Before the tour, England would have viewed bowling Australia out for less than 300 at the Gabba after losing the toss as a potential high point of the series. As it turned out, they were right, but not in the way they or anyone else expected.
Alastair Cook, c Haddin b Harris 13, 28-1: The only normal dismissal of the innings. Harris used the crease well throughout his first spell and eventually found the perfect line to Cook, and not for the first time – since his 148 at Adelaide in 2010, Cook’s record against Harris has been dire (73 runs at 14.6 to be precise). It may have just held its line a little which helped.
Jonathan Trott, c Haddin b Johnson 10, 55-2: Talk about jumpy. Much like Michael Clarke, he has to find a method to deal with the barrage of bouncers he is sure to receive or risk becoming an irrelevance for the rest of the series. And Trott doesn’t even have a dodgy back he can blame. It shouldn’t be possible to give the keeper a catch down leg from outside off, but Trott managed it. Just like yesterday, a wicket in the over before lunch proved pivotal.
Kevin Pietersen, c Bailey b Harris 18, 82-3: Pietersen got massive amounts of stick for this shot, and it certainly looked dreadful and will have made his defenders and detractors alike tear their hair out, but at least he got out trying to score runs, which is more than can be said for his colleagues. Most of the criticism aimed at him for ‘starting the collapse’ was a product of faulty hindsight. Bailey took the most Australian of low catches, which is more than Siddle managed when Pietersen chipped one back to him on 8. Not that it made a blind bit of difference.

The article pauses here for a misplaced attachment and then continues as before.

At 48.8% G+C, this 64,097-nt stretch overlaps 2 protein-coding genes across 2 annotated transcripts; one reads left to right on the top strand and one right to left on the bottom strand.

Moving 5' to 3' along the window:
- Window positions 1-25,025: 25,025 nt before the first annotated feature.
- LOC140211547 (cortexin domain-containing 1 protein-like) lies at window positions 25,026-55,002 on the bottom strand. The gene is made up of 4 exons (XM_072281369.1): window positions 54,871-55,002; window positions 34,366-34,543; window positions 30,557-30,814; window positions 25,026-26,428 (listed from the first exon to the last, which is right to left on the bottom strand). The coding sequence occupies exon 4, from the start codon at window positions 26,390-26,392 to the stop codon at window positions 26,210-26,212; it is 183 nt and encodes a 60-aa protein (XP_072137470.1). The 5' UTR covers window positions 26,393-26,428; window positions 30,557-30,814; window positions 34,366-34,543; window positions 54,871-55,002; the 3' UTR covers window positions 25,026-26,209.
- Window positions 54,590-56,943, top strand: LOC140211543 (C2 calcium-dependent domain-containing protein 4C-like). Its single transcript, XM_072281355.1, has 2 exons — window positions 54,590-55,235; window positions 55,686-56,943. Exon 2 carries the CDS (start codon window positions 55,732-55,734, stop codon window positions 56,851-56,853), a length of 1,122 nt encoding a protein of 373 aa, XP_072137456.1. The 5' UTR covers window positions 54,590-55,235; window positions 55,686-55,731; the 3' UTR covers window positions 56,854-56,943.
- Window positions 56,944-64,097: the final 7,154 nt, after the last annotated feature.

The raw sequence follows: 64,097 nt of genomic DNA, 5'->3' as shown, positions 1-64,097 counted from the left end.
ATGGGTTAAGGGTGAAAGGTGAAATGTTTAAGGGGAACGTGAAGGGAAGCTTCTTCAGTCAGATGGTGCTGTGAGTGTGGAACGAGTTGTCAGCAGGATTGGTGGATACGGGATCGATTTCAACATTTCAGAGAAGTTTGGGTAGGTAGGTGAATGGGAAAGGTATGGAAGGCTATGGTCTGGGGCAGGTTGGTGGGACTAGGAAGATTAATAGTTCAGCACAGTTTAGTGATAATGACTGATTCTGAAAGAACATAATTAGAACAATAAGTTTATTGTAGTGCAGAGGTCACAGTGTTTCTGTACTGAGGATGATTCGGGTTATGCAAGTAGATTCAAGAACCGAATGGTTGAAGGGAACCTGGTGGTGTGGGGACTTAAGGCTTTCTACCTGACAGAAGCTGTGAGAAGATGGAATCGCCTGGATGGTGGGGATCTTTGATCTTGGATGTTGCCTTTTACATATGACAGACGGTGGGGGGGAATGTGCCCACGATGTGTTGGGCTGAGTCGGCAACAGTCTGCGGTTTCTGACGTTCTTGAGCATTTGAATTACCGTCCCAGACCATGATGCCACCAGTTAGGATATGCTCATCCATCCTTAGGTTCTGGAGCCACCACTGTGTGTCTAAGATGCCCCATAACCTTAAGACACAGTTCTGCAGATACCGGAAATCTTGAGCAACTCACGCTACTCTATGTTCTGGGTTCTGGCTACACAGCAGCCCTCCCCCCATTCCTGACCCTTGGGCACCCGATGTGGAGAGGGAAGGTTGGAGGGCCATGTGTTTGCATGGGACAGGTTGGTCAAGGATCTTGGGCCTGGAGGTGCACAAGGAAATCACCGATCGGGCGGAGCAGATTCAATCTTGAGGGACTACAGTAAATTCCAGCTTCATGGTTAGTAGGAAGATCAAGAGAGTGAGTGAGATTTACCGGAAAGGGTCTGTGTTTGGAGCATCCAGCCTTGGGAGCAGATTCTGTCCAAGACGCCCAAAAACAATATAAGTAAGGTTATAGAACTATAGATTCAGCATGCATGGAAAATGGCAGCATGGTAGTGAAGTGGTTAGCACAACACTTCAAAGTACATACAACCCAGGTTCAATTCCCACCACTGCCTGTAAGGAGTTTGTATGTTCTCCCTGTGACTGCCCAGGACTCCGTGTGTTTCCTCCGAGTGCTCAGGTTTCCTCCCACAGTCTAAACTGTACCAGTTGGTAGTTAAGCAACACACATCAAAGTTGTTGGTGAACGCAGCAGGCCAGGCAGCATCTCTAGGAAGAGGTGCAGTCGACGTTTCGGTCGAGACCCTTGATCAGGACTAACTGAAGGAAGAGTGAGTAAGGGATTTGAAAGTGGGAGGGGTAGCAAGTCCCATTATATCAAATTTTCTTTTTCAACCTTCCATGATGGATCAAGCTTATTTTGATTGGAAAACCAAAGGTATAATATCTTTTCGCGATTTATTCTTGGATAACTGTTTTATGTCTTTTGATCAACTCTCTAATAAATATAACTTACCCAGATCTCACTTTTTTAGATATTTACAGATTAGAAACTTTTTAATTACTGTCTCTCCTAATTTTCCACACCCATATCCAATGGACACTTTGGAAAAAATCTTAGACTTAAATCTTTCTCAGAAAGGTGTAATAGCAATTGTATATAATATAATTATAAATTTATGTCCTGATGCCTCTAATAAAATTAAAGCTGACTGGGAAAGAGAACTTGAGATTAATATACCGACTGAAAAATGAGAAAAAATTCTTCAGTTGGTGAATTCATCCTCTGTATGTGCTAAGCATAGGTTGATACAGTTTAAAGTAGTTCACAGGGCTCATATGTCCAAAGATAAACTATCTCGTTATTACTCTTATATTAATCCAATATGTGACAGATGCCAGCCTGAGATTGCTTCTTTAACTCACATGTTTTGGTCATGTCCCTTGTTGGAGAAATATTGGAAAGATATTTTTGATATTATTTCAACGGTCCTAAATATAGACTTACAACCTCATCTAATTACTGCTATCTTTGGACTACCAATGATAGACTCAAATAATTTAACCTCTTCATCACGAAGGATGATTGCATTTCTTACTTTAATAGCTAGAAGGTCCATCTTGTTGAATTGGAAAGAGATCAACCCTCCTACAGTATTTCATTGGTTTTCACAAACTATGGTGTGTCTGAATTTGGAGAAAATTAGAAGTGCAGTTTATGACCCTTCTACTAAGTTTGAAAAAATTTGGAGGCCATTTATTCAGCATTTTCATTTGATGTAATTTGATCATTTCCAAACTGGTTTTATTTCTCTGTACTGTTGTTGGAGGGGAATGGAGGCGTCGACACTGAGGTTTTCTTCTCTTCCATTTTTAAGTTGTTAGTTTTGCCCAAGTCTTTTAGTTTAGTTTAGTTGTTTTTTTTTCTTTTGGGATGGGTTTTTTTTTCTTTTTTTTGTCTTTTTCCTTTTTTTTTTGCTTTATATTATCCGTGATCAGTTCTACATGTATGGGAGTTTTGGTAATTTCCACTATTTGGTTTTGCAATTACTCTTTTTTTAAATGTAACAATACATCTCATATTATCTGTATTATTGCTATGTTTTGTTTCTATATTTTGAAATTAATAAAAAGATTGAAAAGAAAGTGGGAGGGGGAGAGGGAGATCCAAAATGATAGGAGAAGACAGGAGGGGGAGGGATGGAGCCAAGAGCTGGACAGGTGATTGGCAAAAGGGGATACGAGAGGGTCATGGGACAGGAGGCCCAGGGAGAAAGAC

Michael Carberry, c Watson b Johnson 40, 87-4: Mitchell Johnson is not readily associated with tactical masterstrokes, but this was close. As soon as he went round the wicket Carberry looked all at sea, and the end was mercifully quick. Carberry’s innings was England’s in microcosm: reasonably settled in the first session, utterly strokeless and bereft of ideas afterwards. His statistics were alarming: pre-lunch he scored 31 off 54, post-lunch a funereal 9 off 59. Come back Nick Compton, all is forgiven?
Ian Bell, c Smith b Lyon 5, 87-5: I am a big Nathan Lyon fan, but I doubt he’s been on a hat-trick since he was about 14. He had bowled pretty well since his somewhat delayed introduction, so much so that Clarke felt comfortable enough to put David Warner in at the silliest of silly points. What Bell tried to do with this one from round the wicket was a mystery, it wasn’t threatening the stumps and all he succeeded in doing was gift-wrap a catch for Smith.
Matt Prior, c Smith b Lyon 0, 87-6: Bell’s wicket was daft, this was utterly brainless. Lyon bowled the exact same ball, Prior played the exact same shot but even worse. It was a good catch from Smith, and a bizarre original not-out call by the umpire exacerbated by Lyon not appealing, but the prevailing feeling as Prior recorded his third golden duck of the year was of anger and bewilderment. And in the Channel 9 box, presumably hysterical laughter. Prior now averages 16 from his last 11 innnings.